See Disclaimer regarding information on this site. Some links on this page may take you to organizations outside of the National Institutes of Health.
- Dirofilariasis FAQs. Centers for Disease Control and Prevention. February 2012; http://www.cdc.gov/parasites/dirofilariasis/faqs.html.
- Alena Klochko, MD. Dirofilariasis. Medscape Reference. October 2015; http://emedicine.medscape.com/article/236698-overview.
- You can obtain information on this topic from the Centers for Disease Control and Prevention (CDC). The CDC is recognized as the lead federal agency for developing and applying disease prevention and control, environmental health, and health promotion and education activities designed to improve the health of the people of the United States.
- Medscape Reference provides information on this topic. You may need to register to view the medical textbook, but registration is free.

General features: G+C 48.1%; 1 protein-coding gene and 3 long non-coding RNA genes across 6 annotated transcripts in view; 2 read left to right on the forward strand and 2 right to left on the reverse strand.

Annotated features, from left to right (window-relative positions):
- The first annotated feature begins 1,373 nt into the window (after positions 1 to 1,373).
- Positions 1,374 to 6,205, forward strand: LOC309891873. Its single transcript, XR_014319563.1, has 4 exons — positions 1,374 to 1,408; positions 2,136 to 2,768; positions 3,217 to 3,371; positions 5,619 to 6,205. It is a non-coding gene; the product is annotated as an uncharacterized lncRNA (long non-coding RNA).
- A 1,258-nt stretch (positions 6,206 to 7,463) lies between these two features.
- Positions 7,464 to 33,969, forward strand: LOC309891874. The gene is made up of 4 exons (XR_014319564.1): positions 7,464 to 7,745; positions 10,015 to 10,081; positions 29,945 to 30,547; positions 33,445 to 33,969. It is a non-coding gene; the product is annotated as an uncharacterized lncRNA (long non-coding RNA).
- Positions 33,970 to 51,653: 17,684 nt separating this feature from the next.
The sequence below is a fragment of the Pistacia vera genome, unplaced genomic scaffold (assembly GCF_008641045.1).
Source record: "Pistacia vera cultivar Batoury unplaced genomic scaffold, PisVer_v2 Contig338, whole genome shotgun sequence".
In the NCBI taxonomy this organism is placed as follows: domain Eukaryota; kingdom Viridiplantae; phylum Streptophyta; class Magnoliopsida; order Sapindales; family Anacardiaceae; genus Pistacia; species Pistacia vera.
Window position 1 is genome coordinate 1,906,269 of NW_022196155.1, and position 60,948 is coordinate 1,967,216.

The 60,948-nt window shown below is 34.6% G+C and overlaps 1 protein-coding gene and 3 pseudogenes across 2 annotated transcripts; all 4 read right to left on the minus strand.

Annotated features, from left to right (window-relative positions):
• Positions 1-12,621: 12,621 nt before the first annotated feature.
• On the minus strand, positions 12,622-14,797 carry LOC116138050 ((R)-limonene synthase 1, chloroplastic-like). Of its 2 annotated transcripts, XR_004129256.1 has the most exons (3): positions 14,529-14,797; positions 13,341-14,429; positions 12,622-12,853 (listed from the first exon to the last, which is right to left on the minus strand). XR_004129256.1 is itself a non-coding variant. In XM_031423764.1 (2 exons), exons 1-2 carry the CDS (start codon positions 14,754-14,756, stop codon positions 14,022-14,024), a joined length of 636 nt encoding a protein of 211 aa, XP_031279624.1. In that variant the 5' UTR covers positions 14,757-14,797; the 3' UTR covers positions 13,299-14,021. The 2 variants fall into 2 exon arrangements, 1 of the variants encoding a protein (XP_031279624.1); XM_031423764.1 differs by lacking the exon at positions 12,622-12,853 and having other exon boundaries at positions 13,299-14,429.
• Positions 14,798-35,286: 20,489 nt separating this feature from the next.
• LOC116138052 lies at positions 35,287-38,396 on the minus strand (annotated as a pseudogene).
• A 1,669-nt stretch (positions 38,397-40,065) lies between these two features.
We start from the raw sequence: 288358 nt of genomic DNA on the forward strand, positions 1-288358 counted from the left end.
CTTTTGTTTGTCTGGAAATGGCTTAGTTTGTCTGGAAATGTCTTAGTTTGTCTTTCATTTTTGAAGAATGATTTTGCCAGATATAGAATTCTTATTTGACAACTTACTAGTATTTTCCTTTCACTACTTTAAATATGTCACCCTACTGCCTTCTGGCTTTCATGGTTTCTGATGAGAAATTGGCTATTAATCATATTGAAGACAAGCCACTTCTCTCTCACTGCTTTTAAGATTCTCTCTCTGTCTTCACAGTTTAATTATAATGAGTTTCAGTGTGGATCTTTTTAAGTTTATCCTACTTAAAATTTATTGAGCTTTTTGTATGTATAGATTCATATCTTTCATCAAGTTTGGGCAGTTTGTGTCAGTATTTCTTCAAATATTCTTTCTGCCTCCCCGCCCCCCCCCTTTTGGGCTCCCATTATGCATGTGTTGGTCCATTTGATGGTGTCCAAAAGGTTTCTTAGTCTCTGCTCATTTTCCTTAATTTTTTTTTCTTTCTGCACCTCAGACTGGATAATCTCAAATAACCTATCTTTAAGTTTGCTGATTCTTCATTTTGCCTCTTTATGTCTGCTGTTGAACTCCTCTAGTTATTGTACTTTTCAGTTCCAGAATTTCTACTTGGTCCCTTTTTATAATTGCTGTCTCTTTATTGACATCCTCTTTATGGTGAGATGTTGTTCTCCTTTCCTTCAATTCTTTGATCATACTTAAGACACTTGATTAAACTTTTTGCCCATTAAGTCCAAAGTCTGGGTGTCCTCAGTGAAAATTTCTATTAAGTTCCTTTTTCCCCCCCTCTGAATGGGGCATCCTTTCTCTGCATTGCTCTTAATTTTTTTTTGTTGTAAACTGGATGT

- The Monarch Initiative brings together data about this condition from humans and other species to help physicians and biomedical researchers. Monarch’s tools are designed to make it easier to compare the signs and symptoms (phenotypes) of different diseases and discover common features. This initiative is a collaboration between several academic institutions across the world and is funded by the National Institutes of Health. Visit the website to explore the biology of this condition.
- Orphanet is a European reference portal for information on rare diseases and orphan drugs. Access to this database is free of charge.
- PubMed is a searchable database of medical literature and lists journal articles that discuss Dirofilariasis. Click on the link to view a sample search on this topic.